At times I believed that the last page of my book and the last page of my life were one and the same.
For her I changed pebbles into diamonds, shoes into mirrors, I changed glass into water, I gave her wings and pulled birds from her ears and in her pockets she found the feathers, I asked a pear to become a pineapple, a pineapple to become a lightbulb, a lightbulb to become the moon, and the moon to become a coin I flipped for her love...
The third movement is one of the most moving passages ever written, and I've never listened to it without feeling as if I alone have been lifted up on the shoulders of some giant creature touring the charred landscape of all human feeling.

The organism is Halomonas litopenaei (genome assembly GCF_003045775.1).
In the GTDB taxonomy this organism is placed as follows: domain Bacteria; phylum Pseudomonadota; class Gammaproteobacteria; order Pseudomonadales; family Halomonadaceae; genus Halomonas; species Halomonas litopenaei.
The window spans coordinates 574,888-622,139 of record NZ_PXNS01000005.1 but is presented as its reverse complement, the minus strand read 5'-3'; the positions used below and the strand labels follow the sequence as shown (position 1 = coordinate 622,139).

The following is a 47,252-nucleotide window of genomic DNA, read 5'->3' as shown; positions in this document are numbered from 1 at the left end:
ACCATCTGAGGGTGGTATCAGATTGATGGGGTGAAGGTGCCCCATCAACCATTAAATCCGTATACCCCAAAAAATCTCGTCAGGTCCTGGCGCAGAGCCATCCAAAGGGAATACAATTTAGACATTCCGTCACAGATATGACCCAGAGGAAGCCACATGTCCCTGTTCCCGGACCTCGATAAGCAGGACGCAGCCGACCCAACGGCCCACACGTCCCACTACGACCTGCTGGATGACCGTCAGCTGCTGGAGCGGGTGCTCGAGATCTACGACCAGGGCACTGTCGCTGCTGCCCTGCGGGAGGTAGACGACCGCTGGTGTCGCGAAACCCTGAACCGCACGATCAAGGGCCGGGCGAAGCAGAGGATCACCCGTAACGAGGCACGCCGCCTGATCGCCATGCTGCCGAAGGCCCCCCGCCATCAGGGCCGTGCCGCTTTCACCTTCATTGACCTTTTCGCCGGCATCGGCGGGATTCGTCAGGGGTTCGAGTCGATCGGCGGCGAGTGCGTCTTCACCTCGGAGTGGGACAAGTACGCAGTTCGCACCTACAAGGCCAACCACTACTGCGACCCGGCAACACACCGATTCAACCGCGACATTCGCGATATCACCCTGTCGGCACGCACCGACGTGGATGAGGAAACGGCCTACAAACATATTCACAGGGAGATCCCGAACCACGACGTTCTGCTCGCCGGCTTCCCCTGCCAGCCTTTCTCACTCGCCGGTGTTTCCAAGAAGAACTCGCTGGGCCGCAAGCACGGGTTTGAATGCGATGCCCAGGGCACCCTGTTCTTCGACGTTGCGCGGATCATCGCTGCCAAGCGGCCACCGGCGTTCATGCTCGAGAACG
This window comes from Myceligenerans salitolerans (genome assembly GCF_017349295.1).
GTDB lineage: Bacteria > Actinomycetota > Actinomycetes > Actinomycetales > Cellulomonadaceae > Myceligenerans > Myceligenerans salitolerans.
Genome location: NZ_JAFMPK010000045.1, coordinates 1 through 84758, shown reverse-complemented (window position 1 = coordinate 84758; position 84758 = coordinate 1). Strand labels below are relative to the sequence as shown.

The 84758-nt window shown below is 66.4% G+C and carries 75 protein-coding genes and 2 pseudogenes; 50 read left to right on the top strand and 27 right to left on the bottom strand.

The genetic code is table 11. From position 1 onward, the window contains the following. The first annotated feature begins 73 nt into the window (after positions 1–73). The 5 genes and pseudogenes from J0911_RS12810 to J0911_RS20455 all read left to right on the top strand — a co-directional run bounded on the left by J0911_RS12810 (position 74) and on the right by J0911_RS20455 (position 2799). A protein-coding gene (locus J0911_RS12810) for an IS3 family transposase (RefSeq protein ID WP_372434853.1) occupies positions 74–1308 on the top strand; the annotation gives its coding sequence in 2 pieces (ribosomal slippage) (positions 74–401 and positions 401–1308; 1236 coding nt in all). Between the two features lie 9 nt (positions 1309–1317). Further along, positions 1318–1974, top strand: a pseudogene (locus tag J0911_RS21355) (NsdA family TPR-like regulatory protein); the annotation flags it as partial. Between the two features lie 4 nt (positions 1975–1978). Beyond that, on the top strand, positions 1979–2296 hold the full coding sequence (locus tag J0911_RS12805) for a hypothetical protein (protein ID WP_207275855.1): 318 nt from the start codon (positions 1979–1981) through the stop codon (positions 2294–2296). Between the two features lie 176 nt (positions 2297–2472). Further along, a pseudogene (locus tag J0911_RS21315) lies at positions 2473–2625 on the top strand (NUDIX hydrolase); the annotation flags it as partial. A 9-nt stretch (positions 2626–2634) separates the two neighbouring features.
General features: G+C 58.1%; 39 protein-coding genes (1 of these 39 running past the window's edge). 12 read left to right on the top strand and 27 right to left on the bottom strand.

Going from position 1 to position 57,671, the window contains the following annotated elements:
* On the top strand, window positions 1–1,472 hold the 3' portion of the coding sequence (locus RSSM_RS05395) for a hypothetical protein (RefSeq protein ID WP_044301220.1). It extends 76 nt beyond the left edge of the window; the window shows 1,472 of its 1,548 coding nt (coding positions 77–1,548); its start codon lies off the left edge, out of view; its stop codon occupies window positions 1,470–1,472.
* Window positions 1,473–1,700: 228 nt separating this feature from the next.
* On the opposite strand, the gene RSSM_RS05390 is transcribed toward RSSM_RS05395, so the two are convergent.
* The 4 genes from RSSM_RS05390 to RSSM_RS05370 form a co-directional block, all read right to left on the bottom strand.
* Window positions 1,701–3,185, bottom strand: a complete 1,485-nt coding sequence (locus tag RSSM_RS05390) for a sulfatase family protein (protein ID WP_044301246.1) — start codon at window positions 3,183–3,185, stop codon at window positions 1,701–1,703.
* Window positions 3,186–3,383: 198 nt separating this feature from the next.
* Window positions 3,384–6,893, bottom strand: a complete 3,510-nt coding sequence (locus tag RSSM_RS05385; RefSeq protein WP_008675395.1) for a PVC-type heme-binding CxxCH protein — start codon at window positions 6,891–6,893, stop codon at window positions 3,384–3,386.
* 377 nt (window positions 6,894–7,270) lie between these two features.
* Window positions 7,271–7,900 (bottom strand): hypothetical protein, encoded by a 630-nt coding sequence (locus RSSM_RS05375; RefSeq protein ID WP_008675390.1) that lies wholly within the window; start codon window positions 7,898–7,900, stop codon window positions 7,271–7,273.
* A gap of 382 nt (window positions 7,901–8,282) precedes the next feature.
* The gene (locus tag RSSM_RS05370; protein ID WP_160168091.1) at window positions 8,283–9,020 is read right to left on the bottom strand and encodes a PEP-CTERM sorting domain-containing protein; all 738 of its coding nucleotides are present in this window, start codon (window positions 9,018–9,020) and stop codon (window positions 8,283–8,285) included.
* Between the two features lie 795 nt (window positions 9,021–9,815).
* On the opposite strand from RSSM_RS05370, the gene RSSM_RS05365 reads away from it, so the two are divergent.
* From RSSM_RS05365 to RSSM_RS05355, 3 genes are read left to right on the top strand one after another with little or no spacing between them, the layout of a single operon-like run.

Why is it that there was always a unit on history, math, science and god knows what other useless, totally forgettable information you taught those seventh graders year after year, but never any unit on death? No exercises, no workbooks, no final exams on the only subject that matters?
I took a drink, wiping my mouth with the back of my hand, repeating the gesture that was made a hundred times by my father and his father and his father's father, eyes half closed as the sharpness of the alcohol replaced the sharpness of grief.
I would have let him go one finger at a time, until, without his realizing, he'd be floating without me. And then I thought, perhaps that is what it means to be a [parent] - to teach your child to live without you.